ret
LFE0:
    .globl _Clamp_2
_Clamp_2:
LFB1:
    xorl    %edx, %edx
    testl   %edi, %edi
    movl    $255, %eax
    cmovns  %edi, %edx
    cmpl    $255, %edx
    cmovle  %edx, %eax
    ret
LFE1:

Now I see 8 instructions in Clamp_1 and 6 in Clamp_2 apart from the ret.


Further experimentation shows that there is a difference in the output between gcc -Os -S clamp.c and gcc -S -Os clamp.c; the former generates the optimized (smaller) outputs; the latter generates the more verbose output.

share|improve this answer
    
Strangely it never occurred to me to test my code against the straightforward implementation you presented here. I tried it and the time went from 0.24 seconds to 0.29, so no improvement there. Obviously though the compiler and surrounding code can make a huge difference. Thanks for the attempt. –  Mark Ransom Dec 3 '11 at 7:36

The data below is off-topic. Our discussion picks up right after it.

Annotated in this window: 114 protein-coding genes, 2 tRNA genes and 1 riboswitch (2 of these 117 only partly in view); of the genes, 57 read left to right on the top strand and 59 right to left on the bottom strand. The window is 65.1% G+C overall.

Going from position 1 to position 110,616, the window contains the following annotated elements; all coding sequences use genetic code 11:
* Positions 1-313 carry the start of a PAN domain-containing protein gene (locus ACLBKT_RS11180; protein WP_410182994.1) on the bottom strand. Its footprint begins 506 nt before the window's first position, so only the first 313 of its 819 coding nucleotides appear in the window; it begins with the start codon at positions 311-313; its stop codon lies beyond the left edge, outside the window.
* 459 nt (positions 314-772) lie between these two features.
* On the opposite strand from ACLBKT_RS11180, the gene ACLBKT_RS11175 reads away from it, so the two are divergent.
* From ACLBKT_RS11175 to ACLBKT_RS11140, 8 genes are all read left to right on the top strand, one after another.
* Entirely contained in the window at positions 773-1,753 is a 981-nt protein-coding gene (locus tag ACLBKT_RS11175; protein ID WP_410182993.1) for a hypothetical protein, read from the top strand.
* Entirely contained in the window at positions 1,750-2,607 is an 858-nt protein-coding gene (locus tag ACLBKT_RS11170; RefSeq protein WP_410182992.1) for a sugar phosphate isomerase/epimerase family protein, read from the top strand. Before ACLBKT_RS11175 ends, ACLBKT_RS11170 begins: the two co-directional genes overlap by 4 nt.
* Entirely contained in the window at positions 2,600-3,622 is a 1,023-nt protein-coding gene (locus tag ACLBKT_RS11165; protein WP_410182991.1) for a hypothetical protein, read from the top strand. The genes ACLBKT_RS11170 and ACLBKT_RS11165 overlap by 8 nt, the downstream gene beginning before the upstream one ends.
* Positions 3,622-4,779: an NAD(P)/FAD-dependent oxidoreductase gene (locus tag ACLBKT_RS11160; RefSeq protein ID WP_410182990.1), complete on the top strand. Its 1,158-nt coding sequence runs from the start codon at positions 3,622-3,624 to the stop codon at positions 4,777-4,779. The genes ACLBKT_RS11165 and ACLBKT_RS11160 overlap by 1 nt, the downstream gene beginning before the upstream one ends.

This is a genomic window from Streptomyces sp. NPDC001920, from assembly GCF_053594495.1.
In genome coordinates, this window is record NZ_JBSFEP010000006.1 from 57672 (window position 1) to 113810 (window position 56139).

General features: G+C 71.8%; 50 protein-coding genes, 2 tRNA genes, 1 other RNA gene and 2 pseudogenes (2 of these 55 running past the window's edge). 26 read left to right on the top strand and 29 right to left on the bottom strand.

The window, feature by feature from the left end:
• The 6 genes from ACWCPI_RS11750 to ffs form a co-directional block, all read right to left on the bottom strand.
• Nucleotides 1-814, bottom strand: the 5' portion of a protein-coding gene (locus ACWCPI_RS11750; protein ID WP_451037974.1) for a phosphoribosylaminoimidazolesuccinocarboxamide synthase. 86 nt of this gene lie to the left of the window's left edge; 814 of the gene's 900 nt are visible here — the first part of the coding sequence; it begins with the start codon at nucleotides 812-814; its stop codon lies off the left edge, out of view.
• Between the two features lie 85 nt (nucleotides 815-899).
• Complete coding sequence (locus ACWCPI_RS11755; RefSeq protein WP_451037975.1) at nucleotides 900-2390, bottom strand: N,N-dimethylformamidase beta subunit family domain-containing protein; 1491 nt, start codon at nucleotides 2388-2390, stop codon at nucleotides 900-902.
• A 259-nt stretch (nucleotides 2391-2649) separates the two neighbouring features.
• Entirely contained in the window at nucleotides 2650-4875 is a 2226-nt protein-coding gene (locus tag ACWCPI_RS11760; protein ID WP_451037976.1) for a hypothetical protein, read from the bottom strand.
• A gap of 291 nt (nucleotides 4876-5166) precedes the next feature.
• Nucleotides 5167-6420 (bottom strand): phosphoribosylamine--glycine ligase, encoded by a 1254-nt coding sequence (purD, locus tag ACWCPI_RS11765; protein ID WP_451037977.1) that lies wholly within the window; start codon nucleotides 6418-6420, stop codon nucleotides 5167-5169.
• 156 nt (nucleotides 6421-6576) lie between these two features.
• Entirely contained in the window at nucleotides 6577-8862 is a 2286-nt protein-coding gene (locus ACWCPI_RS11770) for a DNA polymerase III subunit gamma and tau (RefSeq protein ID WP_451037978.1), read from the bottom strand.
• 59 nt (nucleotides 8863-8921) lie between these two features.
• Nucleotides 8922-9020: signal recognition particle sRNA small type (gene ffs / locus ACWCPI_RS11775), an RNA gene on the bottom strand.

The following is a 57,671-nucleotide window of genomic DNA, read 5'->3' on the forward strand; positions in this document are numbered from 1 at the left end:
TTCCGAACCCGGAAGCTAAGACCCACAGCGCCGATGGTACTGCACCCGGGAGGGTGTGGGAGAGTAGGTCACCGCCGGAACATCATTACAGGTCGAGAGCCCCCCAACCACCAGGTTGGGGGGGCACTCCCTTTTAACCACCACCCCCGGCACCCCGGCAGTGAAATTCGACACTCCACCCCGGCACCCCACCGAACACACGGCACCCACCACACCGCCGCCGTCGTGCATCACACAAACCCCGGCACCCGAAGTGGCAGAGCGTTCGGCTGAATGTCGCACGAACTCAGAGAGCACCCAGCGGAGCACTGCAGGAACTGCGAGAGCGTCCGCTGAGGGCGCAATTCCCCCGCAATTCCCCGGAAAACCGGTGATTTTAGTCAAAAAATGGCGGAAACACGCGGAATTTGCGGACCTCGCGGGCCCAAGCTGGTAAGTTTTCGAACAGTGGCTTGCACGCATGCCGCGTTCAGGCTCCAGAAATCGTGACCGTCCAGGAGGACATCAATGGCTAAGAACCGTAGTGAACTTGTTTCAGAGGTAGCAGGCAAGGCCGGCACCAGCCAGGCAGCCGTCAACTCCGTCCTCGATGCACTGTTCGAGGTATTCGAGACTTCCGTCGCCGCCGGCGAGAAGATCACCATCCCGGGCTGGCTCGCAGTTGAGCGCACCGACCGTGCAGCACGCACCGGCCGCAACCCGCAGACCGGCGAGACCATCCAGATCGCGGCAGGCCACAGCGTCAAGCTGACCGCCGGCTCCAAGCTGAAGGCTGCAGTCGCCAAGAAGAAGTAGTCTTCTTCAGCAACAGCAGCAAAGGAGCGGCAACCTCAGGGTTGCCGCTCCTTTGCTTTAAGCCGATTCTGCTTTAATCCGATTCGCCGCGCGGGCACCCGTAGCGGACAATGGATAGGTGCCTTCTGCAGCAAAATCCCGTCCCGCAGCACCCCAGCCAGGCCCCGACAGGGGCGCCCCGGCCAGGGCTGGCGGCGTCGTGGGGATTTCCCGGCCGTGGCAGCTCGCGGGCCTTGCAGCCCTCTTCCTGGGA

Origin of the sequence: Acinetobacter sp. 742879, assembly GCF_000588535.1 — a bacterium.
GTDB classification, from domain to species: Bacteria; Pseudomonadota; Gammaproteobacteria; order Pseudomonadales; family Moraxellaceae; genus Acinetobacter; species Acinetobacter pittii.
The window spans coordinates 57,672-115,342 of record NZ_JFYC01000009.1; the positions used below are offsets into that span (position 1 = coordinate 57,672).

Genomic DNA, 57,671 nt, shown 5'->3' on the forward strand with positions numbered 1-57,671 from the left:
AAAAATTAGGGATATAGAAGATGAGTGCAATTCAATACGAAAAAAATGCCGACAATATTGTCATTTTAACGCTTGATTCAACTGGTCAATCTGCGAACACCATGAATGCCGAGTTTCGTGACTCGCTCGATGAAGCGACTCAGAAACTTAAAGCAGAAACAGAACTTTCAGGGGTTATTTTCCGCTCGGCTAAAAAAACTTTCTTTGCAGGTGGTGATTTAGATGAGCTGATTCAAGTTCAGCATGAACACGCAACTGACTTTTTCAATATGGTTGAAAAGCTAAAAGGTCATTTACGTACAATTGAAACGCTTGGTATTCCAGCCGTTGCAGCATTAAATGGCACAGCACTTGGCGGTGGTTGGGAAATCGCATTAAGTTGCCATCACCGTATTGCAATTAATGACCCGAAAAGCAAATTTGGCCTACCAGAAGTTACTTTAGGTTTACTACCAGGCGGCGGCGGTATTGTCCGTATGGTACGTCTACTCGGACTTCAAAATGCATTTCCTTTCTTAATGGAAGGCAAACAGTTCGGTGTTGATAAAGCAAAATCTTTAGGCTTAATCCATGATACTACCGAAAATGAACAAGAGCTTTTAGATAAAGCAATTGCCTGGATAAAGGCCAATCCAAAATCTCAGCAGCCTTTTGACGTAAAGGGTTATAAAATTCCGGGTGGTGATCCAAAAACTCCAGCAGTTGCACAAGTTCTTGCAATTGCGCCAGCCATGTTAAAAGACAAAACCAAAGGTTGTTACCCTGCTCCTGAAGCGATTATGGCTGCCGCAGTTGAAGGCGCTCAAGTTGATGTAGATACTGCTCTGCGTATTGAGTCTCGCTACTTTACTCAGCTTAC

I just tried the same test but including the inline keyword and it brought the time down to 0.23 seconds. I must remember to include it in every test from now on. –  Mark Ransom Dec 3 '11 at 7:52
    
I had been trying to avoid branches on the theory that they took an an inordinate amount of time, but obviously branch prediction is more advanced than I had assumed. Thanks for rattling my assumptions! –  Mark Ransom Dec 3 '11 at 7:56
1  
You might get even better speed with a single test (if(n & 0xFFFFFF00 != 0)) to look for out of range and let the in-range values only take the and, test and jump... –  jswolf19 Dec 3 '11 at 9:38

Using your < 0 clamp and modifying the > 255 one, how does this stack up?

inline 
BYTE Clamp(int n)
{